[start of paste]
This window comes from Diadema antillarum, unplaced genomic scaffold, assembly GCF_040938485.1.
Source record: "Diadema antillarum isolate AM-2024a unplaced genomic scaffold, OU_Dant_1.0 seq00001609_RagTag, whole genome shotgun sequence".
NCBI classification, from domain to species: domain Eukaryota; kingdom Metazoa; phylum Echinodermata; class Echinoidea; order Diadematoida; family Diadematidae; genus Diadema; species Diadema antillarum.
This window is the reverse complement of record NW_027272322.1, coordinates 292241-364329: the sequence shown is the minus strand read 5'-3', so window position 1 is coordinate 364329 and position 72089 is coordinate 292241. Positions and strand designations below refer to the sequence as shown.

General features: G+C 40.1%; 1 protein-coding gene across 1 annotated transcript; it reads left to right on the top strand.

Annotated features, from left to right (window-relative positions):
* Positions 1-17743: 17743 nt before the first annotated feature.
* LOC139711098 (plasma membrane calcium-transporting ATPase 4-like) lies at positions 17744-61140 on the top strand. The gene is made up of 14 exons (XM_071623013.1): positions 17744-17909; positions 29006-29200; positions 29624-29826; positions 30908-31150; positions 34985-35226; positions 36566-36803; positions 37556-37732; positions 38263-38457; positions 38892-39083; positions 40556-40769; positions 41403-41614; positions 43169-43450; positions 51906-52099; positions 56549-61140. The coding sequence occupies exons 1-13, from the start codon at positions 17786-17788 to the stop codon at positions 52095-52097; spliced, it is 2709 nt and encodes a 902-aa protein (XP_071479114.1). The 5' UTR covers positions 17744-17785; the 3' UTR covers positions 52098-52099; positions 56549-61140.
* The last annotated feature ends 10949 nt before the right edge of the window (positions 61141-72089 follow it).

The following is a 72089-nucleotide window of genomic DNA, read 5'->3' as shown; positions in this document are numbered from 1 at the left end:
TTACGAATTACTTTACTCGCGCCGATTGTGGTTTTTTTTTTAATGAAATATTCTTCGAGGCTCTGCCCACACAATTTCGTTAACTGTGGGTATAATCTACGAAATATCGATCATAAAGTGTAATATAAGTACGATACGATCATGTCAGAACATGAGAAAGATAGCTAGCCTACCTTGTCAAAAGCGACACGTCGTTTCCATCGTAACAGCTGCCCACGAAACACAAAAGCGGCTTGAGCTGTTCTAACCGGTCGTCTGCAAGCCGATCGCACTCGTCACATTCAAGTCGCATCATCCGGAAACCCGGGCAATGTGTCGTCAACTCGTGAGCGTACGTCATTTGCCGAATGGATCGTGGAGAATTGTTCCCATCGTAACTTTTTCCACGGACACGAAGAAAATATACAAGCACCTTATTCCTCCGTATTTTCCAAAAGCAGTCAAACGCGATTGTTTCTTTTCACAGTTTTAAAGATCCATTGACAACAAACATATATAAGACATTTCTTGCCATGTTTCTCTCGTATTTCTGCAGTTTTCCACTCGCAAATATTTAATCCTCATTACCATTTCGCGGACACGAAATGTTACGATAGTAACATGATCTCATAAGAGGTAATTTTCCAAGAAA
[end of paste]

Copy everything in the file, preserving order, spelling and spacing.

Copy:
This window comes from Diadema antillarum, unplaced genomic scaffold, assembly GCF_040938485.1.
Source record: "Diadema antillarum isolate AM-2024a unplaced genomic scaffold, OU_Dant_1.0 seq00001609_RagTag, whole genome shotgun sequence".
NCBI classification, from domain to species: domain Eukaryota; kingdom Metazoa; phylum Echinodermata; class Echinoidea; order Diadematoida; family Diadematidae; genus Diadema; species Diadema antillarum.
This window is the reverse complement of record NW_027272322.1, coordinates 292241-364329: the sequence shown is the minus strand read 5'-3', so window position 1 is coordinate 364329 and position 72089 is coordinate 292241. Positions and strand designations below refer to the sequence as shown.

General features: G+C 40.1%; 1 protein-coding gene across 1 annotated transcript; it reads left to right on the top strand.

Annotated features, from left to right (window-relative positions):
* Positions 1-17743: 17743 nt before the first annotated feature.
* LOC139711098 (plasma membrane calcium-transporting ATPase 4-like) lies at positions 17744-61140 on the top strand. The gene is made up of 14 exons (XM_071623013.1): positions 17744-17909; positions 29006-29200; positions 29624-29826; positions 30908-31150; positions 34985-35226; positions 36566-36803; positions 37556-37732; positions 38263-38457; positions 38892-39083; positions 40556-40769; positions 41403-41614; positions 43169-43450; positions 51906-52099; positions 56549-61140. The coding sequence occupies exons 1-13, from the start codon at positions 17786-17788 to the stop codon at positions 52095-52097; spliced, it is 2709 nt and encodes a 902-aa protein (XP_071479114.1). The 5' UTR covers positions 17744-17785; the 3' UTR covers positions 52098-52099; positions 56549-61140.
* The last annotated feature ends 10949 nt before the right edge of the window (positions 61141-72089 follow it).

The following is a 72089-nucleotide window of genomic DNA, read 5'->3' as shown; positions in this document are numbered from 1 at the left end:
TTACGAATTACTTTACTCGCGCCGATTGTGGTTTTTTTTTTAATGAAATATTCTTCGAGGCTCTGCCCACACAATTTCGTTAACTGTGGGTATAATCTACGAAATATCGATCATAAAGTGTAATATAAGTACGATACGATCATGTCAGAACATGAGAAAGATAGCTAGCCTACCTTGTCAAAAGCGACACGTCGTTTCCATCGTAACAGCTGCCCACGAAACACAAAAGCGGCTTGAGCTGTTCTAACCGGTCGTCTGCAAGCCGATCGCACTCGTCACATTCAAGTCGCATCATCCGGAAACCCGGGCAATGTGTCGTCAACTCGTGAGCGTACGTCATTTGCCGAATGGATCGTGGAGAATTGTTCCCATCGTAACTTTTTCCACGGACACGAAGAAAATATACAAGCACCTTATTCCTCCGTATTTTCCAAAAGCAGTCAAACGCGATTGTTTCTTTTCACAGTTTTAAAGATCCATTGACAACAAACATATATAAGACATTTCTTGCCATGTTTCTCTCGTATTTCTGCAGTTTTCCACTCGCAAATATTTAATCCTCATTACCATTTCGCGGACACGAAATGTTACGATAGTAACATGATCTCATAAGAGGTAATTTTCCAAGAAA